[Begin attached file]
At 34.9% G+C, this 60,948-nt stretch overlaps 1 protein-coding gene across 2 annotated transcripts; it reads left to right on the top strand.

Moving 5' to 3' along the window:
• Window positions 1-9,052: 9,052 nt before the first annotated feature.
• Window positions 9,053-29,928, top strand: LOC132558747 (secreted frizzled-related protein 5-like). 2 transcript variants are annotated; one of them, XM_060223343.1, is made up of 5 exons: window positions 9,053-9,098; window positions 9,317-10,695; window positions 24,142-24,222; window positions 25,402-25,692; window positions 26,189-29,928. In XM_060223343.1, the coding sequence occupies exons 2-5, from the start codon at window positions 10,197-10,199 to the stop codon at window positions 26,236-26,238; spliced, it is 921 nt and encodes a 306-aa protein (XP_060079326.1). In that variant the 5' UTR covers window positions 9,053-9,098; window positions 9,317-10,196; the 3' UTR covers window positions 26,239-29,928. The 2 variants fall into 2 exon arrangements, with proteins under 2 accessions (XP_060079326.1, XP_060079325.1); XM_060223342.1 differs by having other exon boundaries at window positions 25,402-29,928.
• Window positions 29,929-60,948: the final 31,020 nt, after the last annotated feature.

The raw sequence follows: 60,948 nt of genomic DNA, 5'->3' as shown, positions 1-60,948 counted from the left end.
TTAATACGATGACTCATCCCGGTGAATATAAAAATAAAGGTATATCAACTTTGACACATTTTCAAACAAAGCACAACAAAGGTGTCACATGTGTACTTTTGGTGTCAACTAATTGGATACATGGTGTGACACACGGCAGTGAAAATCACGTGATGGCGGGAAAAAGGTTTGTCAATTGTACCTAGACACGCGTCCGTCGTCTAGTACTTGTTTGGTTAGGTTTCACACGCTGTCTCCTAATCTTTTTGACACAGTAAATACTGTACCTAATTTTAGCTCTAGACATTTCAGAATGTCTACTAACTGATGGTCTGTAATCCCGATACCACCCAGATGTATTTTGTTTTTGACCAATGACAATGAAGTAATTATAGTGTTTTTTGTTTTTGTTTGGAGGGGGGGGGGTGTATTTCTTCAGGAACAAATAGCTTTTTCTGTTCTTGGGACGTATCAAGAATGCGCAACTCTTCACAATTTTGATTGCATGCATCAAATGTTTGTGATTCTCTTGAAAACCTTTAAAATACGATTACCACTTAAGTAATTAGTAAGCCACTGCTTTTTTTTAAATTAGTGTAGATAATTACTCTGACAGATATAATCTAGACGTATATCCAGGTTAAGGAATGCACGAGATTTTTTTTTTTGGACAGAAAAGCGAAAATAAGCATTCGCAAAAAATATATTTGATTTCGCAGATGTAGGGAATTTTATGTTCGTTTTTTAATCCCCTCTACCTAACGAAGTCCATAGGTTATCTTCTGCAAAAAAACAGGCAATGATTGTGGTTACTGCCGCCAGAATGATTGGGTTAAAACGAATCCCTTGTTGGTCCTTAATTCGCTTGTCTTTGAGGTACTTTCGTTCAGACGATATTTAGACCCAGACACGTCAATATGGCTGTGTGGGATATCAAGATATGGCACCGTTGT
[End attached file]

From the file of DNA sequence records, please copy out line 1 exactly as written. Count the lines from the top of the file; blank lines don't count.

At 34.9% G+C, this 60,948-nt stretch overlaps 1 protein-coding gene across 2 annotated transcripts; it reads left to right on the top strand.